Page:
12. (Jān)
    Oct 09, 2008 @ 12:06:25

    Heh, when my husband was in the hospital recently and I asked him what he wanted from home, he said “Underwear, my toothbrush, and a Janet Evanovich novel.” Some guys know what the necessities are. ;D

  13. Sunita
    Oct 09, 2008 @ 12:14:58

    I don’t get that headline at all. Why not “men don’t like to go to bars,” since fewer men said they did that than read.

    If 46% of 18-34 year old men name reading as a hobby, that’s not bad, considering all the doomsday scenarios about our reading habits.

  14. Jane
    Oct 09, 2008 @ 12:21:48

    @Sunita: Because that was the headline of the Wired magazine story.

  15. Sunita
    Oct 09, 2008 @ 12:27:48

    @Jane:

    Sorry, I was unclear. I meant, why did Wired make it the headline? I understand why you did, given DA’s focus and what we all find interesting. But I thought the original was odd, especially since it wasn’t primarily a story about whether men read, but what they say their hobbies are. 46 percent is closer to a majority than to “a few.”

    What struck me about the survey was the low number of men who claimed to go to bars (I guess I just knew all of them when I was in that demographic), and the fact that 69 percent of them claimed they could live without TV.

  16. Randi
    Oct 09, 2008 @ 12:56:10

    As a data miner, I can tell you that you can pretty much make statistics say anything you want. ;) I had a friend once that had a great saying about statistics: They are like a bikini-they hide just as much as they show.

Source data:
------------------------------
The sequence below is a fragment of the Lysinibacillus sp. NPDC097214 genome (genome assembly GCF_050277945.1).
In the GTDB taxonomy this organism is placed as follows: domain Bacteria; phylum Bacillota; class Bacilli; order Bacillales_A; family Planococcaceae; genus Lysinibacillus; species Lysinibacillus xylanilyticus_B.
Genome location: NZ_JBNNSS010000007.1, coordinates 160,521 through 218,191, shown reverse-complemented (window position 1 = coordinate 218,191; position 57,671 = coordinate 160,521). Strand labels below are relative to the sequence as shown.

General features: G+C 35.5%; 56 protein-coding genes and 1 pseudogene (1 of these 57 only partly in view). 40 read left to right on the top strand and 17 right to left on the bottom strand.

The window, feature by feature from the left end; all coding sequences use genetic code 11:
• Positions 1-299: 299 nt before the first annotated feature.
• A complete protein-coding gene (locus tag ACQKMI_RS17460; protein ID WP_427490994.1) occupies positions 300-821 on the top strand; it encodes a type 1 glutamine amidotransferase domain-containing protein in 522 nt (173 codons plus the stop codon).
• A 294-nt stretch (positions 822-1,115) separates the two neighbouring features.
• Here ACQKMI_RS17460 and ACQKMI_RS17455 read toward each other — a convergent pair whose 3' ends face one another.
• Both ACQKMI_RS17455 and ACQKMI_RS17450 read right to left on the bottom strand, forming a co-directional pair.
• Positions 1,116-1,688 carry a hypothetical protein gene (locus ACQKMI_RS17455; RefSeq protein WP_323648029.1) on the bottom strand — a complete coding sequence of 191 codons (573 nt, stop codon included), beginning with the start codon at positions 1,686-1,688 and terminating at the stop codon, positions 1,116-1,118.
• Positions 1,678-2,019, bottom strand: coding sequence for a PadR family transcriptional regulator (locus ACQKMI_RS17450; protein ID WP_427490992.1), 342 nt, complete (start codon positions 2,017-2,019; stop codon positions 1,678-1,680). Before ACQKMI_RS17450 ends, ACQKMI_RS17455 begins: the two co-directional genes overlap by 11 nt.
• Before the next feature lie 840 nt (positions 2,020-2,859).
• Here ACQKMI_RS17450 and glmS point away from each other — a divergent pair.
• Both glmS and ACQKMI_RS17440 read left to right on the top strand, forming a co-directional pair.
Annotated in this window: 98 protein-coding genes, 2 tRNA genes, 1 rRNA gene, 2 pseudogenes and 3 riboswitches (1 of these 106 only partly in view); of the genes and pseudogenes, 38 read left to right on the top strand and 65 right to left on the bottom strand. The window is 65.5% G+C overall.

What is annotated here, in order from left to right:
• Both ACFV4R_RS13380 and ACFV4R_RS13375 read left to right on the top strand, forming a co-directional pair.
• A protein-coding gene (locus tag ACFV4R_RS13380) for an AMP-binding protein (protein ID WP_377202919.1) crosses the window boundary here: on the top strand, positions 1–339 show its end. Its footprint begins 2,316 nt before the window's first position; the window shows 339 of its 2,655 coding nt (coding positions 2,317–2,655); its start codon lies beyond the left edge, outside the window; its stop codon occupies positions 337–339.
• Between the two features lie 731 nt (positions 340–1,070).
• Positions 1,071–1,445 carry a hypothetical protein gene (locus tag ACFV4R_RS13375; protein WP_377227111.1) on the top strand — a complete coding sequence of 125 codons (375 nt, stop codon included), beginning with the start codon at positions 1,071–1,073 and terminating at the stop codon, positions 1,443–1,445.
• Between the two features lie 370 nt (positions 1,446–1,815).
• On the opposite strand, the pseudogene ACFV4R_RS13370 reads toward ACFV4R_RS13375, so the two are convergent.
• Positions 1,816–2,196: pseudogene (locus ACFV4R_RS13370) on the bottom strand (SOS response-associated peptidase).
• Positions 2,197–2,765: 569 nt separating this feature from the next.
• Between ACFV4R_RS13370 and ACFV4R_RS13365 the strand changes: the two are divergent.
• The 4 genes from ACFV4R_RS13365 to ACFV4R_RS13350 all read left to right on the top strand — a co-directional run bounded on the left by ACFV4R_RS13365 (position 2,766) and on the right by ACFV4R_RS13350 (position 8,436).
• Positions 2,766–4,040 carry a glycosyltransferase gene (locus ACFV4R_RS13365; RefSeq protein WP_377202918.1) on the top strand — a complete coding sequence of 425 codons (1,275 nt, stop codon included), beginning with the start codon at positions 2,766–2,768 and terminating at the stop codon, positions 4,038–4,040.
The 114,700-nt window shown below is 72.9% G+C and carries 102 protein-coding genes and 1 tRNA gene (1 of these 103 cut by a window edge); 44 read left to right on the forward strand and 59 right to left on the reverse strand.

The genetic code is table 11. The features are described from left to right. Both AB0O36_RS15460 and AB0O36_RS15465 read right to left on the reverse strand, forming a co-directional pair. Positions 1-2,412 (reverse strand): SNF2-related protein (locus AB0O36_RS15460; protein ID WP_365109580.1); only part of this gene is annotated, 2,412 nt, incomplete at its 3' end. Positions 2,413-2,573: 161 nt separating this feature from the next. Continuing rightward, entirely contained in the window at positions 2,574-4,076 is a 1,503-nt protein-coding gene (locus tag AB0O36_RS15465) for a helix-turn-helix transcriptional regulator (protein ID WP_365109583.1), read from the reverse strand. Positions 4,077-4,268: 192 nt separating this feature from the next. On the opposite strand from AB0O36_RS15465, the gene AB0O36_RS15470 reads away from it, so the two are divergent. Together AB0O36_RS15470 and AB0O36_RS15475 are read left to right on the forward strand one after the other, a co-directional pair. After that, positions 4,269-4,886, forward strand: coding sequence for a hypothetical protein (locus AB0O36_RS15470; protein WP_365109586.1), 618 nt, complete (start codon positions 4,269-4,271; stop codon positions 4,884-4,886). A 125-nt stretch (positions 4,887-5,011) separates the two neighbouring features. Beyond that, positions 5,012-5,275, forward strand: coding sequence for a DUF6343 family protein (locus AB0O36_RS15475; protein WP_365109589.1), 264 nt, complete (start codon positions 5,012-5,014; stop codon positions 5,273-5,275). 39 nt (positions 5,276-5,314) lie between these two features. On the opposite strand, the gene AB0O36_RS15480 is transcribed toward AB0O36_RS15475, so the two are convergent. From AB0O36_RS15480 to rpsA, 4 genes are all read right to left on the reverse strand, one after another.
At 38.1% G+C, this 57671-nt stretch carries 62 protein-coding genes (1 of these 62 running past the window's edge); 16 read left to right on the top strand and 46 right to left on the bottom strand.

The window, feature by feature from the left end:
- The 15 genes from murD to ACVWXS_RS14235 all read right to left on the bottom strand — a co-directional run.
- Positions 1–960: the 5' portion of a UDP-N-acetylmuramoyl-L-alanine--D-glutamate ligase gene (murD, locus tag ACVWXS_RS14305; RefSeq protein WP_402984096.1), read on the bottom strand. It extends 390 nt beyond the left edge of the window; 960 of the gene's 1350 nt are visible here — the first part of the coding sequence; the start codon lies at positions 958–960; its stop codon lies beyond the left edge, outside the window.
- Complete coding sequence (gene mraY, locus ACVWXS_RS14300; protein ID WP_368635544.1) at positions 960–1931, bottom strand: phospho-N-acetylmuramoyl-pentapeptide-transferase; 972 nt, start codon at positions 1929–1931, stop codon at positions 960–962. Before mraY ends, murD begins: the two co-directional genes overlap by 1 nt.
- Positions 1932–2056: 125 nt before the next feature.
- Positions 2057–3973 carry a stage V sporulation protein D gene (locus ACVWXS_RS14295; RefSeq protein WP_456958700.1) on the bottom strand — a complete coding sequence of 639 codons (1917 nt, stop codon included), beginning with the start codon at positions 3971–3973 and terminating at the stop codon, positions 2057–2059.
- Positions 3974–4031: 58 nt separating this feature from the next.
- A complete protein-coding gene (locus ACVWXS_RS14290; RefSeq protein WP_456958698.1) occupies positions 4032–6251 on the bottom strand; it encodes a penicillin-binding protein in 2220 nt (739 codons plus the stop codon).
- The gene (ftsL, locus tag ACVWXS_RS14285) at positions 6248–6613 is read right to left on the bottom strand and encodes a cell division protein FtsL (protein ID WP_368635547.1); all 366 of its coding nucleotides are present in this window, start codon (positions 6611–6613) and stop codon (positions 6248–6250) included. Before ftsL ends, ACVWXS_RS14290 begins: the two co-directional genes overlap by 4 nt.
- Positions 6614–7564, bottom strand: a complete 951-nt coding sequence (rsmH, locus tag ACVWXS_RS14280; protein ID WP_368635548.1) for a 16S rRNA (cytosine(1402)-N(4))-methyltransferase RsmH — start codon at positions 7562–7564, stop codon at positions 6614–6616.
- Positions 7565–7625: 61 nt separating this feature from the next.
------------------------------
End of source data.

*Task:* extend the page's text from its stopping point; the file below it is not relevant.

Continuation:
17. Kalen Hughes
    Oct 09, 2008 @ 16:36:49

    Lies, damn lies . . . and then there are statistics. I’m pretty sure that’s how the saying goes.

  18. Laura
    Oct 09, 2008 @ 17:50:14

    Missing from those results is the conclusion that 100% of men surveyed like to spend their time by participating in silly surveys about how men like to spend their time.

  19. veinglory
    Oct 09, 2008 @ 21:21:06

    A survey with no details that I could see about how they collected the sample. Hmmm. Generally I don’t find them up to much. i.e. 50 people who visited our website last Tuesday etc.

  20. cheexburger
    Oct 10, 2008 @ 09:38:37

    BooksOnBoard has 51% Rewards Dollars back on eBooks this weekend. Oct 10-12. (this special is also available to men)

    http://www.webwire.com/ViewPressRel.asp?aId=77072

  21. Truth, Radio, & Halloween | Literary Escapism
    Oct 15, 2008 @ 10:31:21

    […] just saw this over at Urban Fantasy Land and found it somewhat amusing – Isn't it ironic? Men Don't Read, but 7 of the 10 World's Best Paid Authors are men.  Why is it amusing?  Easy, I know more men […]